Your doctor will want to remove the cause of the abscess so it doesn't reoccur. This could mean a root canal.

iStockphoto/Thinkstock

The medical name for an abscessed tooth is a dentoalveolar abscess, but sufferers spell it p-a-i-n. An abscessed tooth is an infection that leads to swelling and a buildup of pus -- which, in turn, stimulates the nerve in that tooth. It's enough to make you howl out in agony or, at the very least, feel very uncomfortable. Here's the irony: If you wait long enough, the pain will go away, but it doesn't mean the problem is gone. It simply means the nerve has died. You may be rid of some short-term unpleasantness, but the infection is progressing and can further threaten your health. The infection can even spread to other places in the body like the jawbone or neck [source: Drugs.com]. An abscessed tooth requires treatment, not only to rid of you of the pain but also to protect your greater health.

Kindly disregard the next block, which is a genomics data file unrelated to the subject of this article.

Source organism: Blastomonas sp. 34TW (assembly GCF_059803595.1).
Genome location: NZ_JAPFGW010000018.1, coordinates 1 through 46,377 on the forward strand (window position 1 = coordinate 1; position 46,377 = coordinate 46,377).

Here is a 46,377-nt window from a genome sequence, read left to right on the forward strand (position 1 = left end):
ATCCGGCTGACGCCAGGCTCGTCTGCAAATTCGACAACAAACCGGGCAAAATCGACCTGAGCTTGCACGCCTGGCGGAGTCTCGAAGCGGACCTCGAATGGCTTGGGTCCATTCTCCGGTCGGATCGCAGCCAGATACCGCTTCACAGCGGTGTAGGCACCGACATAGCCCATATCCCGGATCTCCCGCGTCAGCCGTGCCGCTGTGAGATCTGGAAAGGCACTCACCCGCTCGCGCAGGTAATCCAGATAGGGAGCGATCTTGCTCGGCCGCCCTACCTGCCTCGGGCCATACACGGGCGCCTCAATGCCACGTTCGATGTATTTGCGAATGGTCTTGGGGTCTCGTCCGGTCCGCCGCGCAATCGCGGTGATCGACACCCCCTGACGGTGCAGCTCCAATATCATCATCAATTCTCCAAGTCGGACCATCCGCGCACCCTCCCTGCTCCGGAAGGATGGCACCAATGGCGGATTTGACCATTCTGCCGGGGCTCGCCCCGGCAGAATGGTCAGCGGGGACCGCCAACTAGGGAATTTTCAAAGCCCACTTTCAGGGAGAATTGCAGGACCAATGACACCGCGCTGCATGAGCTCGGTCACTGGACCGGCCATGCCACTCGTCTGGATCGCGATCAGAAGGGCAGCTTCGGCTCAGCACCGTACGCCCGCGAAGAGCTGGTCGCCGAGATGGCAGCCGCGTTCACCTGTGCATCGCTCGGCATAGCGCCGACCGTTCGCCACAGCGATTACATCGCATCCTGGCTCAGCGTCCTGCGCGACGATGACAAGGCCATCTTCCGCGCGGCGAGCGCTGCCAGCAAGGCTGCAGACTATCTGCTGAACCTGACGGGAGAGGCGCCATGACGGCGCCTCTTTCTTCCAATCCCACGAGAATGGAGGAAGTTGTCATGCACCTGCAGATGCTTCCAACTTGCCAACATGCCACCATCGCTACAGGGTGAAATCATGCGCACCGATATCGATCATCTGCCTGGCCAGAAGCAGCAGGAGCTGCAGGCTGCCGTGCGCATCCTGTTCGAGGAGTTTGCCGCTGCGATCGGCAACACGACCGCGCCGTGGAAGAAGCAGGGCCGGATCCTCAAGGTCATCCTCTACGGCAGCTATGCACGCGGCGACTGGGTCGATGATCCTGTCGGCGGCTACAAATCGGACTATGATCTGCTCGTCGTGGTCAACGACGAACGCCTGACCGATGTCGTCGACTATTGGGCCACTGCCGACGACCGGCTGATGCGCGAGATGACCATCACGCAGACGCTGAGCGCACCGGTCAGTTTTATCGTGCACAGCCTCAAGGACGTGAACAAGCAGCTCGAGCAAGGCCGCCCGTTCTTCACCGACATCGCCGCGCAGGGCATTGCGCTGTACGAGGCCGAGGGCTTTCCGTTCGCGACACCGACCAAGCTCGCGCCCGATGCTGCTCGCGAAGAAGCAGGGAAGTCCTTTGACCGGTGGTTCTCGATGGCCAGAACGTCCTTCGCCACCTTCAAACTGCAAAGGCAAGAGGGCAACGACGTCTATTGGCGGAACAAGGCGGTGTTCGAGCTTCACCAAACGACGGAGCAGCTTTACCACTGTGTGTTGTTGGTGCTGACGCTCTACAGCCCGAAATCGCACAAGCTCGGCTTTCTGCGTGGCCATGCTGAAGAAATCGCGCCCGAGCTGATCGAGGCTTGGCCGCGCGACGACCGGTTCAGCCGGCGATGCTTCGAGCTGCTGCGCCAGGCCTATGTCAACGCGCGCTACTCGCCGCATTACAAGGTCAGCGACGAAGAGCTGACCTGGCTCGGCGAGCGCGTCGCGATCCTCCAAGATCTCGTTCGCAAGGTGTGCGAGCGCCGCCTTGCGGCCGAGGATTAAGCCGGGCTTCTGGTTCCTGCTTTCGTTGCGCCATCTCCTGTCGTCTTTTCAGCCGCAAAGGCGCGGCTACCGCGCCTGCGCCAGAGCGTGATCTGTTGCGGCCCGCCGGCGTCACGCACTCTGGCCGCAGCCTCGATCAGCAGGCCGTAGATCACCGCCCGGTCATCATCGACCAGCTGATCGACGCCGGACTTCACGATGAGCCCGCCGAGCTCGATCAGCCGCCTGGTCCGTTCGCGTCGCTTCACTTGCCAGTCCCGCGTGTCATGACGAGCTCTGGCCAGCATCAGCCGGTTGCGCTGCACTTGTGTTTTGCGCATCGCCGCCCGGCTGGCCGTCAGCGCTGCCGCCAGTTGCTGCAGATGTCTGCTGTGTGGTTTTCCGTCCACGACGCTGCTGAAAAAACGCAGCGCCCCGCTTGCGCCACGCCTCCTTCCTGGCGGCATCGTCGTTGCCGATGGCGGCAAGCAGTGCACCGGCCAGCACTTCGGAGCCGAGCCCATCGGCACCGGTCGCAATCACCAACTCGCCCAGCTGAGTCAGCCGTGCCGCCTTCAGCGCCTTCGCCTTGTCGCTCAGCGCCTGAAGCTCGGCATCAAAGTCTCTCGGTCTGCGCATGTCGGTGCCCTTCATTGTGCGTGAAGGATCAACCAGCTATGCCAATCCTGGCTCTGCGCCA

Several things can lead to an infection, but the biggest issue is poor dental hygiene. If you get a cavity and leave it untreated, bacteria can enter through the opening in the tooth. Some diseases or treatments for diseases -- chemotherapy is one -- can also create an abscess. A tooth that's been cracked or broken in an accident can also become infected [source: Balentine]. Essentially anything that leads to a crack in the enamel of a tooth has the potential to create an infection.

Regardless of where it came from, an abscess is something you want to eliminate rather than cope with. You can distinguish an infection from a minor tooth ache by answering a few important questions:

  • Are your gums swollen and sore?
  • Is there a funny taste in your mouth?
  • Is there drainage from a sore?
  • Are you running a fever?
  • Does it hurt to chew?
  • Is your tooth sensitive to hot or cold?

If you have a combination of any of those symptoms, you need to get treatment [source: WebMD]. Treatment may come in the form of a home remedy or it may require medical attention. The degree of the infection's progression can also determine what course of action to take.

We'll take a look at some remedies on the next page.